Following my earlier posts “Infringement procedures against Italy’s illegal driftnetting“, “the footprint of fishing expansion” and “when crime pays“, this post will be again talking about fishery and overfishing (i.e.: excessive exploitation of marine resources), and the so far sadly famous issue of driftnets.
Illegal driftnets in the Mediterranean Sea form a major hazard to dolphins, whales, turtles, sharks and fish. The use of driftnets has been banned by the United Nations for over 20 years, yet an estimated 500 vessels from Morocco, France, Italy, Turkey, Algeria and Tunisia continue to use them, killing an estimated 10.000 whales and dolphins every year, as well as thousands of endangered sharks, sea turtles and fish.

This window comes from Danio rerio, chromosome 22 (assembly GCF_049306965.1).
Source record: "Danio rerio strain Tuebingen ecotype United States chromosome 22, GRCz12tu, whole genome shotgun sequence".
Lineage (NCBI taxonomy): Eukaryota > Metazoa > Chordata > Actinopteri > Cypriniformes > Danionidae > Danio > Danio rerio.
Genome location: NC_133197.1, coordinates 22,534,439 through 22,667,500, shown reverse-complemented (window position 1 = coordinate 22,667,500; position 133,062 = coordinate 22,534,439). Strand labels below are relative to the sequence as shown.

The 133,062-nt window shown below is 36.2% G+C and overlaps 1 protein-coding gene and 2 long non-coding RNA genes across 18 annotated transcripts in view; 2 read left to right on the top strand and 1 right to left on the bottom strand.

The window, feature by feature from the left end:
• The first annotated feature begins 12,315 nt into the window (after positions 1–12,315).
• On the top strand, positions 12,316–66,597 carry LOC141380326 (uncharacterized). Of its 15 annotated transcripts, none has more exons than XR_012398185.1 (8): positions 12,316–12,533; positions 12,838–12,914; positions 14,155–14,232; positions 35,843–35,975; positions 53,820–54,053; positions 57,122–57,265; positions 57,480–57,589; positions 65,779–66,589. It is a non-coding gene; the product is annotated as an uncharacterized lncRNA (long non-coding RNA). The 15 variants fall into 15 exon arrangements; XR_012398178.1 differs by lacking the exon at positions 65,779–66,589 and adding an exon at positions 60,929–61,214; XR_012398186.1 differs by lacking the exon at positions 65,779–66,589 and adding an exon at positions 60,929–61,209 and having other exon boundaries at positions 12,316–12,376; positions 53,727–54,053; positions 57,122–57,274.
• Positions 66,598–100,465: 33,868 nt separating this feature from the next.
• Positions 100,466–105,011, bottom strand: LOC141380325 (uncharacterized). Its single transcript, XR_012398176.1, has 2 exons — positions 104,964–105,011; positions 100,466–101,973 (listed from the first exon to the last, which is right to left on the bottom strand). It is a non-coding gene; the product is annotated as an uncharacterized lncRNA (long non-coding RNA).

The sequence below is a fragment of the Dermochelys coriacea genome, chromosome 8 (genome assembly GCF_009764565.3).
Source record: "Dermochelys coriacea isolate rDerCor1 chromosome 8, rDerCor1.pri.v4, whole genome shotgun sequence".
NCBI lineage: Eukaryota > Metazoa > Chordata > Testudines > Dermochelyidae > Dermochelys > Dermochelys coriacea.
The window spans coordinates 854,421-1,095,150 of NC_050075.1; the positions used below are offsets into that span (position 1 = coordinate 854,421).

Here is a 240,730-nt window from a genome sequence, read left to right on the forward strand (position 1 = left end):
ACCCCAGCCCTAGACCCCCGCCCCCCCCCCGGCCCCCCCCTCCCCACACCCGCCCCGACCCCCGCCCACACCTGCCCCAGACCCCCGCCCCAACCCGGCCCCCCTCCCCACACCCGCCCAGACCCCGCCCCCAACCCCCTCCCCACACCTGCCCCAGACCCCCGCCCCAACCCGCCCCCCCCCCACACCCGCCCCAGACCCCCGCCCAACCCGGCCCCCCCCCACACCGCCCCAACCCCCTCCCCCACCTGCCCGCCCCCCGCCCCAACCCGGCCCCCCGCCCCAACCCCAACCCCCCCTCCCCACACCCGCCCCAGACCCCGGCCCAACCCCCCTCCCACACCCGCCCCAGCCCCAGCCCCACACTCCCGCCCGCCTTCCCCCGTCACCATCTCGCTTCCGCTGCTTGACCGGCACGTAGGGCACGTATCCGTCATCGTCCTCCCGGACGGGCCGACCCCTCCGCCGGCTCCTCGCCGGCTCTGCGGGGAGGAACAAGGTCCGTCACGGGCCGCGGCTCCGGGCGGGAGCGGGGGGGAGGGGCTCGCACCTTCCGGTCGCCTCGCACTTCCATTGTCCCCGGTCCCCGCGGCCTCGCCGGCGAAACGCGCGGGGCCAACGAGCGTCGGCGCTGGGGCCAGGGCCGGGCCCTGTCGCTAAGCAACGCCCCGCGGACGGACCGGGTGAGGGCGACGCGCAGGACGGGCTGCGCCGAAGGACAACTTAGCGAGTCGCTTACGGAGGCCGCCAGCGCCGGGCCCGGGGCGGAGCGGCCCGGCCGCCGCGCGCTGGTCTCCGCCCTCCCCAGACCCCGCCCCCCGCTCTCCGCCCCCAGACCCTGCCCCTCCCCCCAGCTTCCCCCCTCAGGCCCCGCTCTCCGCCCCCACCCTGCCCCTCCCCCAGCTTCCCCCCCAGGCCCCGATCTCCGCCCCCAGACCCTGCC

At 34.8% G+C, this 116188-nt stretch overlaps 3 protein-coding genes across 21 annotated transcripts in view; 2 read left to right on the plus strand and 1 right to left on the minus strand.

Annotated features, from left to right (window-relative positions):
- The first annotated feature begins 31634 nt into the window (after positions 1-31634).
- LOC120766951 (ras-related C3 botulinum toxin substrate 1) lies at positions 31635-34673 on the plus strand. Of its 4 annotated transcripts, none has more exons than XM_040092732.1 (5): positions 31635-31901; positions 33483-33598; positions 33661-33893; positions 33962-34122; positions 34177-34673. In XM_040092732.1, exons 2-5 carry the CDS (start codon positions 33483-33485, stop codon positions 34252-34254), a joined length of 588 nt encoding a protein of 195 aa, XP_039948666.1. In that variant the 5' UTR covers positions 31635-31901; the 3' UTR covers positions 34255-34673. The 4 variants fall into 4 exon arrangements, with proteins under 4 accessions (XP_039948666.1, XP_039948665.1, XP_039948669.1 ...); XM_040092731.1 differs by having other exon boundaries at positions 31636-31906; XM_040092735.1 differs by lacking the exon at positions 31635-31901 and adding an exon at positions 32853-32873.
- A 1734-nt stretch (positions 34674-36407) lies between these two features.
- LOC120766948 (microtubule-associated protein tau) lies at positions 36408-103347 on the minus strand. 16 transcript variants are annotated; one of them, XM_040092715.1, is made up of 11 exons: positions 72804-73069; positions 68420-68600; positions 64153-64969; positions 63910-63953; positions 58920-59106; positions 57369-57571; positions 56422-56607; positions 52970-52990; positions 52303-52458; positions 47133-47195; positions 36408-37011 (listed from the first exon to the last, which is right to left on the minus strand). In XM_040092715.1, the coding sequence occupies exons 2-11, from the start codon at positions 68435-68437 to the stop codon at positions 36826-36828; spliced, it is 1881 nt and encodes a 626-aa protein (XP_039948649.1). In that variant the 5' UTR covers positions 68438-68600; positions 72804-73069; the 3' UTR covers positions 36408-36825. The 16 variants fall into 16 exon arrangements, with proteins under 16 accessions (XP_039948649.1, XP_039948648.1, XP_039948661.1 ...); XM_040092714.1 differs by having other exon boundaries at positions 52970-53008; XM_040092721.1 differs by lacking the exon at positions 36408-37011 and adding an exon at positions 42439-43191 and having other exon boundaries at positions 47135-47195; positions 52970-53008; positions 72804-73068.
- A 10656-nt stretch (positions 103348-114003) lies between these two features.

In Italy fishermen took nearly € 200 million worth of EU subsidies over the last decade to dismantle their illegal driftnet fleet. Instead some fishermen used the money to buy bigger nets, while others sold their nets to Morocco, where their illegal use continues to this day. Read more about the destruction caused by illegal driftnets and what The Black Fish is doing about it: http://www.theblackfish.org/driftnets